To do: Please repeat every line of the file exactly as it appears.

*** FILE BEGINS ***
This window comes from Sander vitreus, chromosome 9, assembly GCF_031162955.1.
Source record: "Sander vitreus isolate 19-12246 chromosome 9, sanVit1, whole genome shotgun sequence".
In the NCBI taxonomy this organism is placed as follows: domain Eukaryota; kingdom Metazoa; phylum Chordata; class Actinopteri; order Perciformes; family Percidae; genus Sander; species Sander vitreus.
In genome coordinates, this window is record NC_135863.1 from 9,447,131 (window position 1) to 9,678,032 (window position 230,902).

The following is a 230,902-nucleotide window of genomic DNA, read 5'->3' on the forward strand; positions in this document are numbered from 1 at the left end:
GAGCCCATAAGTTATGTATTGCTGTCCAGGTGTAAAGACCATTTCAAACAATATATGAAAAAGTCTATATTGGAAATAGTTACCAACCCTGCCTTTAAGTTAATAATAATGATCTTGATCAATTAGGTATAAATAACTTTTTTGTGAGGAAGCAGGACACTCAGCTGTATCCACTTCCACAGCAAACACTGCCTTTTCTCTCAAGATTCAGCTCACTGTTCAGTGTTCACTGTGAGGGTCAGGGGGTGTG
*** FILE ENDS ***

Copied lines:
This window comes from Sander vitreus, chromosome 9, assembly GCF_031162955.1.
Source record: "Sander vitreus isolate 19-12246 chromosome 9, sanVit1, whole genome shotgun sequence".
In the NCBI taxonomy this organism is placed as follows: domain Eukaryota; kingdom Metazoa; phylum Chordata; class Actinopteri; order Perciformes; family Percidae; genus Sander; species Sander vitreus.
In genome coordinates, this window is record NC_135863.1 from 9,447,131 (window position 1) to 9,678,032 (window position 230,902).

The following is a 230,902-nucleotide window of genomic DNA, read 5'->3' on the forward strand; positions in this document are numbered from 1 at the left end:
GAGCCCATAAGTTATGTATTGCTGTCCAGGTGTAAAGACCATTTCAAACAATATATGAAAAAGTCTATATTGGAAATAGTTACCAACCCTGCCTTTAAGTTAATAATAATGATCTTGATCAATTAGGTATAAATAACTTTTTTGTGAGGAAGCAGGACACTCAGCTGTATCCACTTCCACAGCAAACACTGCCTTTTCTCTCAAGATTCAGCTCACTGTTCAGTGTTCACTGTGAGGGTCAGGGGGTGTG